It is a cold and sunless Saturday morning in southern Zimbabwe. A slashing wind is raising plumes of dust around a group of seven women sitting in a circle outside a community hall in Rujeko, Masvingo. They have not met to swap news and chat, but to discuss their progress so far in keeping local leaders accountable to service delivery..
“We have a Ward Committee that has seven people who are responsible for monitoring the state of service delivery in our community. Since we started, we have seen a lot of improvement in the responsiveness of council to the issues that affect us,” said Rose Mutsoko, Treasurer of the Ward 7 committee.
The committee works in partnership with the Masvingo Residents and Ratepayers Association (MURRA), which is building the capacity of residents to demand their constitutionally guaranteed socio-economic and political rights. With financial support from the Hivos Southern Africa Hub, MURRA aims to empower residents to engage leaders in the implementation of progressive policies and budgets.
Some of the service delivery failures affecting the teeming Rujeko neighbourhood include burst sewer pipes that local authorities take forever to fix, poor roads and uncollected garbage, which poses potential health hazards, among other problems.
“As residents, we identify issues and then inform the councillor. If there is no assistance, we ask MURRA to take up the issue so that they can lobby higher up authorities,” said Alice Simango, a member of the residents committee.
Simango said that many things are changing in Rujeko, especially the state of roads and the responsiveness of council to service delivery problems that affect residents.
“People now have knowledge. Now we know that if you pay rates, you’ve a right to question authorities,” said Getrude Mapfiya, vice chairperson of the committee.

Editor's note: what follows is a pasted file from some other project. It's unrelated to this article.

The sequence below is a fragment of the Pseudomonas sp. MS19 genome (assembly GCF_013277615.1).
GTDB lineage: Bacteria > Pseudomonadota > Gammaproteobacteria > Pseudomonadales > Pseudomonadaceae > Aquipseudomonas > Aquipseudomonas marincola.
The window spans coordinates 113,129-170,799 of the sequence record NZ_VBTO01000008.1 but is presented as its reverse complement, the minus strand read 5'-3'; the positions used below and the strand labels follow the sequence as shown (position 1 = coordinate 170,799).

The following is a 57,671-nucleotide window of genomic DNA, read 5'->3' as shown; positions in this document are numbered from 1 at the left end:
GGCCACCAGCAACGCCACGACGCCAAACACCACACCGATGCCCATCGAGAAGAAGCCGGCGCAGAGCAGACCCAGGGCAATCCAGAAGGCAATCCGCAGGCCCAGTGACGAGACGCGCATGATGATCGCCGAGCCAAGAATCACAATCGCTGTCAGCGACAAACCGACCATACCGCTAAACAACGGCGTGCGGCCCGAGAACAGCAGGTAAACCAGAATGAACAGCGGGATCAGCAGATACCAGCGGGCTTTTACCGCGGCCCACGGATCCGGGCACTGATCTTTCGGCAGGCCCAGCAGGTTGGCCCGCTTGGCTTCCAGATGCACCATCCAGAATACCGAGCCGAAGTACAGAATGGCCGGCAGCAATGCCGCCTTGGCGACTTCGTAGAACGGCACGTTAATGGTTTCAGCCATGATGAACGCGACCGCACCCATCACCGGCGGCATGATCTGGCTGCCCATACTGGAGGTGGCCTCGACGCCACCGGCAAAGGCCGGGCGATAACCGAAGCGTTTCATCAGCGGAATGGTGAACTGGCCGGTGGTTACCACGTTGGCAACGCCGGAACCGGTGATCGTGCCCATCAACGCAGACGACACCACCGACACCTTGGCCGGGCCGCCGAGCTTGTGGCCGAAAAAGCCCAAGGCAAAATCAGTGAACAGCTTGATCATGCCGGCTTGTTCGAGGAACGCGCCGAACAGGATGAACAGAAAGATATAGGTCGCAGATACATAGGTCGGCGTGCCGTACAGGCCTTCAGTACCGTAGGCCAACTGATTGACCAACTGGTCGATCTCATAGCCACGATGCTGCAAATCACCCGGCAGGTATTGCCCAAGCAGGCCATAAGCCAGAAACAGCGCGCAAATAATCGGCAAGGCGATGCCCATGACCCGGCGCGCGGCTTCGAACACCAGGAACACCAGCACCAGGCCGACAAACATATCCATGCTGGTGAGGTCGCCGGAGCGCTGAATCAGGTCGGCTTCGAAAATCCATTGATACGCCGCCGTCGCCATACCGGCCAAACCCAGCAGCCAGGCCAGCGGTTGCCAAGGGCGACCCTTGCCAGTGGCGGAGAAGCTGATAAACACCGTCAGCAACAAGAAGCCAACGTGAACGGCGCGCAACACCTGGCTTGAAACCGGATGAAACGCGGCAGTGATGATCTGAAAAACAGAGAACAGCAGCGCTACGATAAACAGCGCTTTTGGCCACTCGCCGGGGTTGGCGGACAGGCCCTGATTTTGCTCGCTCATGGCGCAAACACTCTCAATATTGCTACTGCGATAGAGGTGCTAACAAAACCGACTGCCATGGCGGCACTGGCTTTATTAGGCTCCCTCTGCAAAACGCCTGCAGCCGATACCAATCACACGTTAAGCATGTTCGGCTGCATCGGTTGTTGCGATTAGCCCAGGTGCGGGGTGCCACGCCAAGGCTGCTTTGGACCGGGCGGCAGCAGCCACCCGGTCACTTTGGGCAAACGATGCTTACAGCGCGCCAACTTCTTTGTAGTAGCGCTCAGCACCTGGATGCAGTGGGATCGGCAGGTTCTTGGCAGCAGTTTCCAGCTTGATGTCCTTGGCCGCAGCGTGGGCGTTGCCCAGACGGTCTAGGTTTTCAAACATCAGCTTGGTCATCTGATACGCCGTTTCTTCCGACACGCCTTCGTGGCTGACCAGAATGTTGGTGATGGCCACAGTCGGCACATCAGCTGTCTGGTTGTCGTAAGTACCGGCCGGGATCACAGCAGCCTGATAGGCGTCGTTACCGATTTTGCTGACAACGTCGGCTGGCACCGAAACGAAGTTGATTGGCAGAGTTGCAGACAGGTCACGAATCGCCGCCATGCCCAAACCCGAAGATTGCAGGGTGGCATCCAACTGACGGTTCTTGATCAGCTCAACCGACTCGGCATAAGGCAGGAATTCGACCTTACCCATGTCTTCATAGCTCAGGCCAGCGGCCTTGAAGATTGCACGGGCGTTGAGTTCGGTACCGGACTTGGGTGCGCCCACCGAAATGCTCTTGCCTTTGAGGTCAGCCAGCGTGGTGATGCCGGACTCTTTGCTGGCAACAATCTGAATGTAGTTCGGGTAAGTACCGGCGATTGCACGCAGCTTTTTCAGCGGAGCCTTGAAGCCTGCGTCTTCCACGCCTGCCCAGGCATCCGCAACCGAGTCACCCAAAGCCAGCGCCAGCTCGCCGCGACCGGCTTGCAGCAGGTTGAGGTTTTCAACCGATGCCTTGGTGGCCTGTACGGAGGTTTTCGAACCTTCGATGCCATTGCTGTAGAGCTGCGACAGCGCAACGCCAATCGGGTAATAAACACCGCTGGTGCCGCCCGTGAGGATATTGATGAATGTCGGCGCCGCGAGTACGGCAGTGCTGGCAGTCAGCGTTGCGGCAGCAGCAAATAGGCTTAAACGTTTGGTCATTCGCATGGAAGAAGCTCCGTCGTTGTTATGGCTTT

According to MURRA, a situation analysis conducted in Masvingo revealed that duty bearers sidelined citizens in many ways, including non-involvement in local governance processes, municipal planning and budgeting.
However, since the project started in 2014, it is apparent that women are taking the leadership mantle to make things turn around. According to Getrude Mapfiya, this is not rocket science because women are the ones who bear the brunt of poor service delivery.
“Women are the ones that directly suffer from poor service delivery. Take for example, if there is a burst sewer pipe, a housewife has to make sure that her children don’t play in the filth,” said Mapfiya.
MURRA has been providing advocacy skills to the committee members through community theatre and workshops on the intricacies of how council works. In collaboration with residents, MURRA implements a scorecard three times annually to rate the responsiveness of local councillors on issues of service delivery and budgeting.
“In the past, the council budget was merely a top down affair because we lacked knowledge about its implications. Now, we lobby for things that are a priority to our welfare. We have seen that council is now increasingly coming back to the people for consultations,” said Julieta Chapiwa, a member of the committee.